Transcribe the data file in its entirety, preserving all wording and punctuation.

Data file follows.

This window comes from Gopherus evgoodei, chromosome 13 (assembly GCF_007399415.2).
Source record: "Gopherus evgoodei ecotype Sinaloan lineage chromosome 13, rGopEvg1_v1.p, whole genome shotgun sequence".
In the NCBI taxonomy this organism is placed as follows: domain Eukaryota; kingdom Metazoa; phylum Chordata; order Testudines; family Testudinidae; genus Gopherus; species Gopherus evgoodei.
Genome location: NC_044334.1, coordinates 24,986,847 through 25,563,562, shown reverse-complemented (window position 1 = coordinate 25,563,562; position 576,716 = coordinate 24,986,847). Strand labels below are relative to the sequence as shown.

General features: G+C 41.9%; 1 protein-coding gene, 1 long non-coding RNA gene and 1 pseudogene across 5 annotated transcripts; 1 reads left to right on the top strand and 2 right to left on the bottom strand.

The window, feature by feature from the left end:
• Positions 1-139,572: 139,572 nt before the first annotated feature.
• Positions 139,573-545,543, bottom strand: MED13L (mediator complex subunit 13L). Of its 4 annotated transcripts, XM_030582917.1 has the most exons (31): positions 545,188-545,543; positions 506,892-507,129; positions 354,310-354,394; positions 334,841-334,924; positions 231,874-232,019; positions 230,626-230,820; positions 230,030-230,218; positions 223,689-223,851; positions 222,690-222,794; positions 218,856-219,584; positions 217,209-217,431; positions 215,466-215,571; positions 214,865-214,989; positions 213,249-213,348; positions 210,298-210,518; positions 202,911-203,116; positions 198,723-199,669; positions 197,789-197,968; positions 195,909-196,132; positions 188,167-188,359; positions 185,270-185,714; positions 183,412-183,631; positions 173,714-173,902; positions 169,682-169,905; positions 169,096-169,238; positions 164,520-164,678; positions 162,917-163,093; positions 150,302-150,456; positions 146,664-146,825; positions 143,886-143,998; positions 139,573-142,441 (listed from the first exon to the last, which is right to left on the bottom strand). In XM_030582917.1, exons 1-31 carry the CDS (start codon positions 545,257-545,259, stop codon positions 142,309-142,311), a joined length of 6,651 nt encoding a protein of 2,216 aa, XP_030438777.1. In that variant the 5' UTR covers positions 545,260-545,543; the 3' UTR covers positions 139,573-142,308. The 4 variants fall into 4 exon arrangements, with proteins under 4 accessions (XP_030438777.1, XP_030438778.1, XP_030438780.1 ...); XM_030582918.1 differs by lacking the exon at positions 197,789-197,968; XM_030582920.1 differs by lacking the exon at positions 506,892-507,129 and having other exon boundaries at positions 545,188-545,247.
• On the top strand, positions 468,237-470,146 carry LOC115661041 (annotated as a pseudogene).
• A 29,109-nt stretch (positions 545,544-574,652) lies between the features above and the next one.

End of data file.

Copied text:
This window comes from Gopherus evgoodei, chromosome 13 (assembly GCF_007399415.2).
Source record: "Gopherus evgoodei ecotype Sinaloan lineage chromosome 13, rGopEvg1_v1.p, whole genome shotgun sequence".
In the NCBI taxonomy this organism is placed as follows: domain Eukaryota; kingdom Metazoa; phylum Chordata; order Testudines; family Testudinidae; genus Gopherus; species Gopherus evgoodei.
Genome location: NC_044334.1, coordinates 24,986,847 through 25,563,562, shown reverse-complemented (window position 1 = coordinate 25,563,562; position 576,716 = coordinate 24,986,847). Strand labels below are relative to the sequence as shown.

General features: G+C 41.9%; 1 protein-coding gene, 1 long non-coding RNA gene and 1 pseudogene across 5 annotated transcripts; 1 reads left to right on the top strand and 2 right to left on the bottom strand.

The window, feature by feature from the left end:
• Positions 1-139,572: 139,572 nt before the first annotated feature.
• Positions 139,573-545,543, bottom strand: MED13L (mediator complex subunit 13L). Of its 4 annotated transcripts, XM_030582917.1 has the most exons (31): positions 545,188-545,543; positions 506,892-507,129; positions 354,310-354,394; positions 334,841-334,924; positions 231,874-232,019; positions 230,626-230,820; positions 230,030-230,218; positions 223,689-223,851; positions 222,690-222,794; positions 218,856-219,584; positions 217,209-217,431; positions 215,466-215,571; positions 214,865-214,989; positions 213,249-213,348; positions 210,298-210,518; positions 202,911-203,116; positions 198,723-199,669; positions 197,789-197,968; positions 195,909-196,132; positions 188,167-188,359; positions 185,270-185,714; positions 183,412-183,631; positions 173,714-173,902; positions 169,682-169,905; positions 169,096-169,238; positions 164,520-164,678; positions 162,917-163,093; positions 150,302-150,456; positions 146,664-146,825; positions 143,886-143,998; positions 139,573-142,441 (listed from the first exon to the last, which is right to left on the bottom strand). In XM_030582917.1, exons 1-31 carry the CDS (start codon positions 545,257-545,259, stop codon positions 142,309-142,311), a joined length of 6,651 nt encoding a protein of 2,216 aa, XP_030438777.1. In that variant the 5' UTR covers positions 545,260-545,543; the 3' UTR covers positions 139,573-142,308. The 4 variants fall into 4 exon arrangements, with proteins under 4 accessions (XP_030438777.1, XP_030438778.1, XP_030438780.1 ...); XM_030582918.1 differs by lacking the exon at positions 197,789-197,968; XM_030582920.1 differs by lacking the exon at positions 506,892-507,129 and having other exon boundaries at positions 545,188-545,247.
• On the top strand, positions 468,237-470,146 carry LOC115661041 (annotated as a pseudogene).
• A 29,109-nt stretch (positions 545,544-574,652) lies between the features above and the next one.